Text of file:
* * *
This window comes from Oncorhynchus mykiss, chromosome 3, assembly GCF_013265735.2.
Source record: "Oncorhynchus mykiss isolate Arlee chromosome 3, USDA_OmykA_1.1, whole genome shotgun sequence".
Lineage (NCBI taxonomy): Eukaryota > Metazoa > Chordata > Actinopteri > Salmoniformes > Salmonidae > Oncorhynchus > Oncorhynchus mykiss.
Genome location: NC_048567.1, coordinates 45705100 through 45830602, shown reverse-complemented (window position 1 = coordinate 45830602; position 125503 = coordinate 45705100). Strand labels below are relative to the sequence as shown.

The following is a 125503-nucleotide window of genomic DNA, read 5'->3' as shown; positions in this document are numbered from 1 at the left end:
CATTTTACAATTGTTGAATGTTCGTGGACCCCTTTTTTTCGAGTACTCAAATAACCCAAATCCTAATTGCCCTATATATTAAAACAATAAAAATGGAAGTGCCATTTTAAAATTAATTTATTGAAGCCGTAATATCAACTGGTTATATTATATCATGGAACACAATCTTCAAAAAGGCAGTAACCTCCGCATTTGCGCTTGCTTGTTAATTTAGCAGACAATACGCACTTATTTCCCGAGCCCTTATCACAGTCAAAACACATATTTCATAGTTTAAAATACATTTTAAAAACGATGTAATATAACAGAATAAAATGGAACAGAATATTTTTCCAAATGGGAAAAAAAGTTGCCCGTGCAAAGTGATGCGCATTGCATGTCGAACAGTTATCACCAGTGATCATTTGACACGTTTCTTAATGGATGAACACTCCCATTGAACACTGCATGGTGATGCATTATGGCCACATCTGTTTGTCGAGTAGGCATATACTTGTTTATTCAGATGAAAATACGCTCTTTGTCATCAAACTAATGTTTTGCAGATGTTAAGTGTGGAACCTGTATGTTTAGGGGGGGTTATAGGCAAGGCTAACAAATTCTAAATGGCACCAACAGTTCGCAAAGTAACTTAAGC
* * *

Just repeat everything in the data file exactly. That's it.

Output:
This window comes from Oncorhynchus mykiss, chromosome 3, assembly GCF_013265735.2.
Source record: "Oncorhynchus mykiss isolate Arlee chromosome 3, USDA_OmykA_1.1, whole genome shotgun sequence".
Lineage (NCBI taxonomy): Eukaryota > Metazoa > Chordata > Actinopteri > Salmoniformes > Salmonidae > Oncorhynchus > Oncorhynchus mykiss.
Genome location: NC_048567.1, coordinates 45705100 through 45830602, shown reverse-complemented (window position 1 = coordinate 45830602; position 125503 = coordinate 45705100). Strand labels below are relative to the sequence as shown.

The following is a 125503-nucleotide window of genomic DNA, read 5'->3' as shown; positions in this document are numbered from 1 at the left end:
CATTTTACAATTGTTGAATGTTCGTGGACCCCTTTTTTTCGAGTACTCAAATAACCCAAATCCTAATTGCCCTATATATTAAAACAATAAAAATGGAAGTGCCATTTTAAAATTAATTTATTGAAGCCGTAATATCAACTGGTTATATTATATCATGGAACACAATCTTCAAAAAGGCAGTAACCTCCGCATTTGCGCTTGCTTGTTAATTTAGCAGACAATACGCACTTATTTCCCGAGCCCTTATCACAGTCAAAACACATATTTCATAGTTTAAAATACATTTTAAAAACGATGTAATATAACAGAATAAAATGGAACAGAATATTTTTCCAAATGGGAAAAAAAGTTGCCCGTGCAAAGTGATGCGCATTGCATGTCGAACAGTTATCACCAGTGATCATTTGACACGTTTCTTAATGGATGAACACTCCCATTGAACACTGCATGGTGATGCATTATGGCCACATCTGTTTGTCGAGTAGGCATATACTTGTTTATTCAGATGAAAATACGCTCTTTGTCATCAAACTAATGTTTTGCAGATGTTAAGTGTGGAACCTGTATGTTTAGGGGGGGTTATAGGCAAGGCTAACAAATTCTAAATGGCACCAACAGTTCGCAAAGTAACTTAAGC